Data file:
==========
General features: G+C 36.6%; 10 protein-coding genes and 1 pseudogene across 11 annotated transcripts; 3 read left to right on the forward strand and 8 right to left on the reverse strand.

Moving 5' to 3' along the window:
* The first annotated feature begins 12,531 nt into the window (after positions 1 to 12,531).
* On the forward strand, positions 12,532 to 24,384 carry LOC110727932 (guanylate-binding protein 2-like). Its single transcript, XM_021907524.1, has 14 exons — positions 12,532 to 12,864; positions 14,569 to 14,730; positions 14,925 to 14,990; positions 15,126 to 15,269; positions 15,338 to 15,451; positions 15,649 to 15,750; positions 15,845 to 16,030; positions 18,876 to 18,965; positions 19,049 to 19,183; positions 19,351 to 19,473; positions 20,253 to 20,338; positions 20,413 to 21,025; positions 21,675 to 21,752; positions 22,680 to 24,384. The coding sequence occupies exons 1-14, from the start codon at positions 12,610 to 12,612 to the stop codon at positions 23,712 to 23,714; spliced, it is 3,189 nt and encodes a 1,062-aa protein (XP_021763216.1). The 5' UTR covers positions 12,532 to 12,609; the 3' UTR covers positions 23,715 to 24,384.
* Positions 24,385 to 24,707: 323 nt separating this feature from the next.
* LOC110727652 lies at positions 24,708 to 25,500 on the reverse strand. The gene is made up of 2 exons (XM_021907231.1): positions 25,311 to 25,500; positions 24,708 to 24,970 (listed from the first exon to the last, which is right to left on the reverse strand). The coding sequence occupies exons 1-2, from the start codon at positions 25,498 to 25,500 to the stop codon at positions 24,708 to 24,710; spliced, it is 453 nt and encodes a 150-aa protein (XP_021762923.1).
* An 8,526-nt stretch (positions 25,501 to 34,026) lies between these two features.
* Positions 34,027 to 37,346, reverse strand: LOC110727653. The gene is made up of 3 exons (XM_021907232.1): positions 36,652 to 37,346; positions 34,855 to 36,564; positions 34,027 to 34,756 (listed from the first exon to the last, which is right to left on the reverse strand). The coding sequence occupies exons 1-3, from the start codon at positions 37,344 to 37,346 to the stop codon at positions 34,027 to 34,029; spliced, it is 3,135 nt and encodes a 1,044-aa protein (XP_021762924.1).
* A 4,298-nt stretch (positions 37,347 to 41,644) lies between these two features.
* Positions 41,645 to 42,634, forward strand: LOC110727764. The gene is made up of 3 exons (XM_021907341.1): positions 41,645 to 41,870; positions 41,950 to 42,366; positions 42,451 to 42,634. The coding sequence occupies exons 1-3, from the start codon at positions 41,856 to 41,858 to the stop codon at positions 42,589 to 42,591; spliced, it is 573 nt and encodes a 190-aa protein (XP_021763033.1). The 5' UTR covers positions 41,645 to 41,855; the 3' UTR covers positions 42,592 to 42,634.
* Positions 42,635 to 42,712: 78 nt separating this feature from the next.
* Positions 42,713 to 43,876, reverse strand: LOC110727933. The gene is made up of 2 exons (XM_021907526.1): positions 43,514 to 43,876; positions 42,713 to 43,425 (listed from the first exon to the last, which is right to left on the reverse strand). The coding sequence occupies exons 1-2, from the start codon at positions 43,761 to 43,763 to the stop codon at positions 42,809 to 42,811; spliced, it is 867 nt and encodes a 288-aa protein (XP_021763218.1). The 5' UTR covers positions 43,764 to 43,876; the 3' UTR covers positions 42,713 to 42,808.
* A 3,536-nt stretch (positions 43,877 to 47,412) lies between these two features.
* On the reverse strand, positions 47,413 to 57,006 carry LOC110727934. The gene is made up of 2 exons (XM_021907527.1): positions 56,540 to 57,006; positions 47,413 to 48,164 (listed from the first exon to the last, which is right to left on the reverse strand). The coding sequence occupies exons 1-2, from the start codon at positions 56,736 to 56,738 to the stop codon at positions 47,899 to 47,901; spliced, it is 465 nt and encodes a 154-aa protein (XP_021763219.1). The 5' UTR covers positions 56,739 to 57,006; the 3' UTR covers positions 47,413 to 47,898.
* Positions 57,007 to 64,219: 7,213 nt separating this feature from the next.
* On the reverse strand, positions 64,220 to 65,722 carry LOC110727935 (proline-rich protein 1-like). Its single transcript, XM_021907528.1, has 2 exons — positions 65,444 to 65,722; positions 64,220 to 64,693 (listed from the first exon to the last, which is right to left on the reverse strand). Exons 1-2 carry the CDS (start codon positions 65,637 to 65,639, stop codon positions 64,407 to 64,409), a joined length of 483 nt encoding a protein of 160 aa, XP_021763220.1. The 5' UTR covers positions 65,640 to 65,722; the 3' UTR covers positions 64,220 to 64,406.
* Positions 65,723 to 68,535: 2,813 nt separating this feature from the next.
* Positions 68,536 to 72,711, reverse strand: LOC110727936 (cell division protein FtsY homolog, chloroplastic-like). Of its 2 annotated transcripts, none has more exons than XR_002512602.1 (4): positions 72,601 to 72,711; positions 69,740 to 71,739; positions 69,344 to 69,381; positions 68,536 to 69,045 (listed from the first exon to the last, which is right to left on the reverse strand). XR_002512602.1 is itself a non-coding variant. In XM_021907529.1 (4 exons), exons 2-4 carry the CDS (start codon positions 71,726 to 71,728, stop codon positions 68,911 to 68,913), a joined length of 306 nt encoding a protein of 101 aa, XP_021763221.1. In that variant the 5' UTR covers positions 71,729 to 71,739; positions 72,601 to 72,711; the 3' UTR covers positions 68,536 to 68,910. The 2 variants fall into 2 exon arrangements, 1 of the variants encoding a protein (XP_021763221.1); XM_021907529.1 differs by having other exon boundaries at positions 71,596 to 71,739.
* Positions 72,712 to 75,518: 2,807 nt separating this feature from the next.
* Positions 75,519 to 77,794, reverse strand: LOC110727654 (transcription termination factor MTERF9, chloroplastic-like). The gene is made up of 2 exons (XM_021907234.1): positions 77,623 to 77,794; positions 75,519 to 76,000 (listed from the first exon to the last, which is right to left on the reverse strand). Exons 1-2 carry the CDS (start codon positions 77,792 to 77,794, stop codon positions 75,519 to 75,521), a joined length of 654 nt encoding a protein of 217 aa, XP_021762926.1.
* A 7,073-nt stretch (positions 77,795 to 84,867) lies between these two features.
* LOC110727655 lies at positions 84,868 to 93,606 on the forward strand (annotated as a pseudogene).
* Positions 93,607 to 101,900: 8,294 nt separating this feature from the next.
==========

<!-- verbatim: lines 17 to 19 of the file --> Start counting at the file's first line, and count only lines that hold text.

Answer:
* Positions 65,723 to 68,535: 2,813 nt separating this feature from the next.
* Positions 68,536 to 72,711, reverse strand: LOC110727936 (cell division protein FtsY homolog, chloroplastic-like). Of its 2 annotated transcripts, none has more exons than XR_002512602.1 (4): positions 72,601 to 72,711; positions 69,740 to 71,739; positions 69,344 to 69,381; positions 68,536 to 69,045 (listed from the first exon to the last, which is right to left on the reverse strand). XR_002512602.1 is itself a non-coding variant. In XM_021907529.1 (4 exons), exons 2-4 carry the CDS (start codon positions 71,726 to 71,728, stop codon positions 68,911 to 68,913), a joined length of 306 nt encoding a protein of 101 aa, XP_021763221.1. In that variant the 5' UTR covers positions 71,729 to 71,739; positions 72,601 to 72,711; the 3' UTR covers positions 68,536 to 68,910. The 2 variants fall into 2 exon arrangements, 1 of the variants encoding a protein (XP_021763221.1); XM_021907529.1 differs by having other exon boundaries at positions 71,596 to 71,739.
* Positions 72,712 to 75,518: 2,807 nt separating this feature from the next.